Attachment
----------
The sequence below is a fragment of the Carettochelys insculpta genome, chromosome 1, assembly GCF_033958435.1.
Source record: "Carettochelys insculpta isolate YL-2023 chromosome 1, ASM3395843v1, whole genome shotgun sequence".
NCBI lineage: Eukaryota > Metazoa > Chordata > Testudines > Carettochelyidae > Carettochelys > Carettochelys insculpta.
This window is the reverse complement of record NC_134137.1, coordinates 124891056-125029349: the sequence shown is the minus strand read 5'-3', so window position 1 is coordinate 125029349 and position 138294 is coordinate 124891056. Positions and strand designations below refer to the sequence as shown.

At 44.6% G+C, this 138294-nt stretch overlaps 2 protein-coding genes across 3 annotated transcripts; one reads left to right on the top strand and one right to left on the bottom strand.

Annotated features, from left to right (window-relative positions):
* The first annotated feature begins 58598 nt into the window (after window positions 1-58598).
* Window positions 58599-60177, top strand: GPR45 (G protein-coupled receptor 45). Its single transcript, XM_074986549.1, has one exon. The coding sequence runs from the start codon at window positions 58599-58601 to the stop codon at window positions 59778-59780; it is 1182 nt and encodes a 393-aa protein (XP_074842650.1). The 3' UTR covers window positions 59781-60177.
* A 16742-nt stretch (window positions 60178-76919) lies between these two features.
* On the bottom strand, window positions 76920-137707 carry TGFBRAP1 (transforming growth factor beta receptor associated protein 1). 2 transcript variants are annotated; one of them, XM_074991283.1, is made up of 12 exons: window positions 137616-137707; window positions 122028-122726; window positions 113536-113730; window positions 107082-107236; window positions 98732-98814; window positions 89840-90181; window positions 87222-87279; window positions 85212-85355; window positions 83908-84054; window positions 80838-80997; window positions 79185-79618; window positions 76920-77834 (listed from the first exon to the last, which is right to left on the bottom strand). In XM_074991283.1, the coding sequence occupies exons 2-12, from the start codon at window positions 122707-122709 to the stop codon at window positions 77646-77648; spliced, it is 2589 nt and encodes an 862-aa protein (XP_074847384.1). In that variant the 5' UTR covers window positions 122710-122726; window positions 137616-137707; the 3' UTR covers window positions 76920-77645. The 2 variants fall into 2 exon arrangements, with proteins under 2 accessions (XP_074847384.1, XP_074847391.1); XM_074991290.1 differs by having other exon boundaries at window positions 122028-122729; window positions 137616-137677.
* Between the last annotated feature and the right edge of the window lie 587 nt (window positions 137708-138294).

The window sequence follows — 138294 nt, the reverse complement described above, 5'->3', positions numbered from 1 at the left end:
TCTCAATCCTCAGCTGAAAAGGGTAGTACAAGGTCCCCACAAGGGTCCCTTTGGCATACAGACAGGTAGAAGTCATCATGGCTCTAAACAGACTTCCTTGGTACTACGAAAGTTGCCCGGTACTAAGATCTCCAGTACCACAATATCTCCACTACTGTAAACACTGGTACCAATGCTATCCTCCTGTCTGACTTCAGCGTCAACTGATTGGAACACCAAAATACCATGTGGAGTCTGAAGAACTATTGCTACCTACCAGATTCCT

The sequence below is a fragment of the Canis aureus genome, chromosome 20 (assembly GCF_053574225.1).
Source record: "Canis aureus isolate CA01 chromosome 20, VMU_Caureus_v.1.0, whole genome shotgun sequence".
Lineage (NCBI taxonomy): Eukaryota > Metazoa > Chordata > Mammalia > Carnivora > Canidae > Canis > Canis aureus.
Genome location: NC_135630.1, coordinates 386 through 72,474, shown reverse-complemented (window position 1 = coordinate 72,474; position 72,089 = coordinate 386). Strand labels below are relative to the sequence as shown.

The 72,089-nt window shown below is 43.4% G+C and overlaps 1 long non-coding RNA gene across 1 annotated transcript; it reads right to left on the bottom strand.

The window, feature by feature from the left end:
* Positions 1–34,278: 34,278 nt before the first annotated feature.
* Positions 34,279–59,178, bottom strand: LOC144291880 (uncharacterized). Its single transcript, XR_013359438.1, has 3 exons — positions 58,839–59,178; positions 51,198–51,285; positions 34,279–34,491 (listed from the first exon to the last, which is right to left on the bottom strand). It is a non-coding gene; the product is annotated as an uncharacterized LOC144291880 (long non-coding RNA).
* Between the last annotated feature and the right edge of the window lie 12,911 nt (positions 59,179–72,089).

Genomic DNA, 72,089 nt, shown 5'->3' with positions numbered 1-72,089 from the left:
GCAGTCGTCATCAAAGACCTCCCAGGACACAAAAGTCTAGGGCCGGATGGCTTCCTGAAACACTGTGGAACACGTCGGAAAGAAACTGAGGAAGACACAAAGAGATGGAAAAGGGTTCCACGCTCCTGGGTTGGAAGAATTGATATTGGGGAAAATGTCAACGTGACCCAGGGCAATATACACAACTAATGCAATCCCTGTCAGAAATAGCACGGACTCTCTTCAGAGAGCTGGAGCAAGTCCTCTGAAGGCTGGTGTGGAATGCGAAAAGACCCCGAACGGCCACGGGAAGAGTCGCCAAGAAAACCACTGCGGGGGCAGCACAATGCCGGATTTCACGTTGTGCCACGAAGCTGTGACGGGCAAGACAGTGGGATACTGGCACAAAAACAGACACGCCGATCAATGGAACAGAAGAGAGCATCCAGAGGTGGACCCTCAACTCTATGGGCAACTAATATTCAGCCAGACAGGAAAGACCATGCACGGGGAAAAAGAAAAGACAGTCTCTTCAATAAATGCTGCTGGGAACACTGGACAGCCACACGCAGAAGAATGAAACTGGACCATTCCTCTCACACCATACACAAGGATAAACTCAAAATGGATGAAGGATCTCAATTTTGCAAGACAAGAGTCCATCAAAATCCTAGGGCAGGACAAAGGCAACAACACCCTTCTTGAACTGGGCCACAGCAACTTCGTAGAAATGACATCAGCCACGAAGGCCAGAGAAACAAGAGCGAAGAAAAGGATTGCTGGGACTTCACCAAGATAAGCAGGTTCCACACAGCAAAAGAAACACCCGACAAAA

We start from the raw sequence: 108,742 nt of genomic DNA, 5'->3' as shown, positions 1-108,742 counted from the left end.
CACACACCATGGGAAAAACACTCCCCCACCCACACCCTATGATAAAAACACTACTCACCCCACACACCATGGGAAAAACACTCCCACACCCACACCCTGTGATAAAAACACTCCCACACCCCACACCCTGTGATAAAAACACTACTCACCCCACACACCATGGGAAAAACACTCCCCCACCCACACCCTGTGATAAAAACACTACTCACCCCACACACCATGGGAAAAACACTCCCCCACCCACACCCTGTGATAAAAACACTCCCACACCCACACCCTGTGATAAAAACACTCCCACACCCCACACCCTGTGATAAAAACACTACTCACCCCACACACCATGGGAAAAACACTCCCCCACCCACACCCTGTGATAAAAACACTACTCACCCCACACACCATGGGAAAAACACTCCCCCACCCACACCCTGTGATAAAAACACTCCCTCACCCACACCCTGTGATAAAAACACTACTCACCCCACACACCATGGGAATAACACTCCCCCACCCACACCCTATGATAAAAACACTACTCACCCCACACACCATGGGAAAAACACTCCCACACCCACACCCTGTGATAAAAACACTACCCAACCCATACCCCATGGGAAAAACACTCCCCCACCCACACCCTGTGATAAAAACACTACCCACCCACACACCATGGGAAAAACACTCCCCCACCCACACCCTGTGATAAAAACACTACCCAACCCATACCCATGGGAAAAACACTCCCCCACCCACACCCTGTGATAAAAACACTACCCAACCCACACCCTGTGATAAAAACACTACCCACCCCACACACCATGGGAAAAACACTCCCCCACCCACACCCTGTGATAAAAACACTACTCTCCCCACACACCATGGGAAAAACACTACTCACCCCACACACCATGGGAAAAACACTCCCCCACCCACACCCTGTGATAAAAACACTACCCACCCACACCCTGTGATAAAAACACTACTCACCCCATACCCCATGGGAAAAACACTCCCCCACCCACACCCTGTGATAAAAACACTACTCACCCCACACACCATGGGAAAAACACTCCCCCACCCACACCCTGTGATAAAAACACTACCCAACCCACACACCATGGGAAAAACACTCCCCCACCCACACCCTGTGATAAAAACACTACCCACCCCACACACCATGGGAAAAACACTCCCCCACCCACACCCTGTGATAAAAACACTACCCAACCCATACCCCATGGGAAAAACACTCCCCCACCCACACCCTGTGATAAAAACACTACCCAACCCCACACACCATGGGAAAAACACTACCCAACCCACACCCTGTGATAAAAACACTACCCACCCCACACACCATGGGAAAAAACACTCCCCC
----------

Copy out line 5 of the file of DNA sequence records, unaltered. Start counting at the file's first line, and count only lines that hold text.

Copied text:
At 44.6% G+C, this 138294-nt stretch overlaps 2 protein-coding genes across 3 annotated transcripts; one reads left to right on the top strand and one right to left on the bottom strand.